‰ This explains the advent of the gold convertibility rule, the advent of LLR and CB independence in the nineteenth century
‰ Gold convertibility targets backfired in the interwar leading to Golden Fetters because gold convertibility was divorced from private incentives – Monetary management was a product of the Keynesian/Monetarist debate – This was followed by the work on time inconsistency ‰ The development of good price indexes and advances in monetary theory made the case for a superior target inflation rice level
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Introduction
Flandreau contrasts his view on the evolution of modern central banking with that of Charles Goodhart s (1988)
Goodhart s thesis is that central banks evolved in the mid-nineteenth century because of financial stability concerns
Flandreau argues that true central banking emerged earlier, during the Suspension period 1797-1821, with the Bullionist debate
He argues that the paper pound regime represented a clear alternative to the gold standard as a regime to deliver price stability
It was not so chosen because of issues of governance and monitoring
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General Issues/The Origins of Central Banks
The view that the true origins of monetary policy can be traced back to the Suspension is not new. It was the view of Ashton, Clapham, Viner and Schumpeter. According to them, monetary developments proceeded on two tracks: – innovations in the creation of money made monetary expansion possible – need to devise ways to restrain overissue that produced inflation The key objective of CBs was to provide stable PP of national currency. It could be achieved by linking the currency to a fixed weight of metal. Monetary management didn t begin with the Monetarist/Keynesian debate. It was well worked out by Hume, Thornton ,Ricardo, Marshall, Fisher and Hawtrey.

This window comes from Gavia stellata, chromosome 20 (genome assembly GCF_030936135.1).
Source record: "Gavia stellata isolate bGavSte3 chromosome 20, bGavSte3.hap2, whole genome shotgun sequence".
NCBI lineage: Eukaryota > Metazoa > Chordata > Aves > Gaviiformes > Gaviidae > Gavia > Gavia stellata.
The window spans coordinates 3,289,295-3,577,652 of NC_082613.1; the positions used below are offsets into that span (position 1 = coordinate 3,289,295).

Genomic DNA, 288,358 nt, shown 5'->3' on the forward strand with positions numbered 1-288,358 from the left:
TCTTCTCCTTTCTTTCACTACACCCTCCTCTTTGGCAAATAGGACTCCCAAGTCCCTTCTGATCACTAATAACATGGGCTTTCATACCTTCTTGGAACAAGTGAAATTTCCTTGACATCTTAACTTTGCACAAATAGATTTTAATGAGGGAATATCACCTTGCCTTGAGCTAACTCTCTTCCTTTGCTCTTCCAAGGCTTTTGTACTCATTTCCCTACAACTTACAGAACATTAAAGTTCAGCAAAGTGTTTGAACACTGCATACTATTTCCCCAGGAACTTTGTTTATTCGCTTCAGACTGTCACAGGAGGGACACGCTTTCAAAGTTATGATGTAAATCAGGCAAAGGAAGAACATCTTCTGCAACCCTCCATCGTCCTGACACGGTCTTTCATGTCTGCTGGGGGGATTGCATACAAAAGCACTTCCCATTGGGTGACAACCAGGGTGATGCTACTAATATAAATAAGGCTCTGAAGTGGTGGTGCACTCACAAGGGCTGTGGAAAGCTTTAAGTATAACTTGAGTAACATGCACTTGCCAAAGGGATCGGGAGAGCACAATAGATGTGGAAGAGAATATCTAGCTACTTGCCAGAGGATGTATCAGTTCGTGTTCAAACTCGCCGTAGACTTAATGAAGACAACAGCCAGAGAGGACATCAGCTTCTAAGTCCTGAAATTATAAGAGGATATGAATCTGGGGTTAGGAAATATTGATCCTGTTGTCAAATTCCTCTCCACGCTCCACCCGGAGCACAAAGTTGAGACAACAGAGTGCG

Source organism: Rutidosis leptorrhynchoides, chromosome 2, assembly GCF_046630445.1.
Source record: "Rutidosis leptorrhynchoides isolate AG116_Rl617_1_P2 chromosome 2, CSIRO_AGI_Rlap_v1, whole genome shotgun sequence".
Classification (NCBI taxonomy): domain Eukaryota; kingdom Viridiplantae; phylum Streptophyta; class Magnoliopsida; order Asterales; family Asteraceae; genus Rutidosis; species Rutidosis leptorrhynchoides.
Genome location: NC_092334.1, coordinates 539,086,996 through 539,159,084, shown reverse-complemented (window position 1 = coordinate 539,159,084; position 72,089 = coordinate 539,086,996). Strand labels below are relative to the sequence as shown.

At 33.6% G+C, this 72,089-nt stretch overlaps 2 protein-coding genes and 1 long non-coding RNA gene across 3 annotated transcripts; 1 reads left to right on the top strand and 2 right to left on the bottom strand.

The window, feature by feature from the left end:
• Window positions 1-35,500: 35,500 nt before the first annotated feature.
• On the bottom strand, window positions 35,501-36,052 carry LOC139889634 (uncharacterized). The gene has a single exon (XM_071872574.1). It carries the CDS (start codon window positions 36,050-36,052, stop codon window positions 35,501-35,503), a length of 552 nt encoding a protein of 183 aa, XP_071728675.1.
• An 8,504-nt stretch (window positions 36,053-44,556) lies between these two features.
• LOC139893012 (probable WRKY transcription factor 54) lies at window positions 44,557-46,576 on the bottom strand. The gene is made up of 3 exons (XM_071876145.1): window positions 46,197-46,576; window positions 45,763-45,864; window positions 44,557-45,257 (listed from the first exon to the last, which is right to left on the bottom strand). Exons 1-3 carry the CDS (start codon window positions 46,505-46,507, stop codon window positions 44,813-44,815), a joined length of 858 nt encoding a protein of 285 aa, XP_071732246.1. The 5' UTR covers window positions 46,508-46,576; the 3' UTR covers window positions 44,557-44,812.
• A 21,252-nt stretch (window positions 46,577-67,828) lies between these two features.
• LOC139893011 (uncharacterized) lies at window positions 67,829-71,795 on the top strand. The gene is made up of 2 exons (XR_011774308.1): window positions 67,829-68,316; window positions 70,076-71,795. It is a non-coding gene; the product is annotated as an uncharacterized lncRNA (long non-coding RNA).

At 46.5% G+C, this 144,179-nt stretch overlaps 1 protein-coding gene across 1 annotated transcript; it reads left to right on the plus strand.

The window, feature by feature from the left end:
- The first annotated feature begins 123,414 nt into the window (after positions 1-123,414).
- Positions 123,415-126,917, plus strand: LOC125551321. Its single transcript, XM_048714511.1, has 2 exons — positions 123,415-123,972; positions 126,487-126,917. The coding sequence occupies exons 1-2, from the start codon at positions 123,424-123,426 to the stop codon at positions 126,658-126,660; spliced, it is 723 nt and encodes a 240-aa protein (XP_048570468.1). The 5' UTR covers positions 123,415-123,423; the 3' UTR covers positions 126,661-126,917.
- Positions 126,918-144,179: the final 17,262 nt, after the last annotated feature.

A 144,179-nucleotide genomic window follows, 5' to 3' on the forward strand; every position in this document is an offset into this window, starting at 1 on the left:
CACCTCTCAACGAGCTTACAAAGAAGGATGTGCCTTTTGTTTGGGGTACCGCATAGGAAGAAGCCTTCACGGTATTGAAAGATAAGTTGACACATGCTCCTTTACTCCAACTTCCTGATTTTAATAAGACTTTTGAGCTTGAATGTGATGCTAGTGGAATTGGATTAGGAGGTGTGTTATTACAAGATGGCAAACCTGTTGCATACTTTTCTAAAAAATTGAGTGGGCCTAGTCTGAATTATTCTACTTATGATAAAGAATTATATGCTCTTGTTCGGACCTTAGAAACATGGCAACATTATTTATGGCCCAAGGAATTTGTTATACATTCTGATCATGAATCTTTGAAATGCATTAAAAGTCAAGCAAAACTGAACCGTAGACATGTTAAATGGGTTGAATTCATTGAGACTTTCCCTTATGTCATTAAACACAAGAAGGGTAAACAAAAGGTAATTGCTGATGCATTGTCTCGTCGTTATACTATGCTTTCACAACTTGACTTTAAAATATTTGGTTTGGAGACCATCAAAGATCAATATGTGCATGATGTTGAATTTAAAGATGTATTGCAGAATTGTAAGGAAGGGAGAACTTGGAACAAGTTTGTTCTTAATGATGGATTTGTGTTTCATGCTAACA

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The Suspension Period and the Bullionist Controversy
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Flandreau sees the Suspension period as the crucible of modern monetary policy.
His story is that the Bank of England, was forced to suspend convertibility in February 1797 “ as a preemptive measure and not as a result of a speculative attack reflecting the lack of credibility”.
The Paper Pound lasted 24 years and was associated with significant inflation. See Figure 1.
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The Suspension Period and the Bullionist Controversy
Figure 1
Inflation averaged close to 5% and peacked at close to 10% per year
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The Suspension Period and the Bullionist Controversy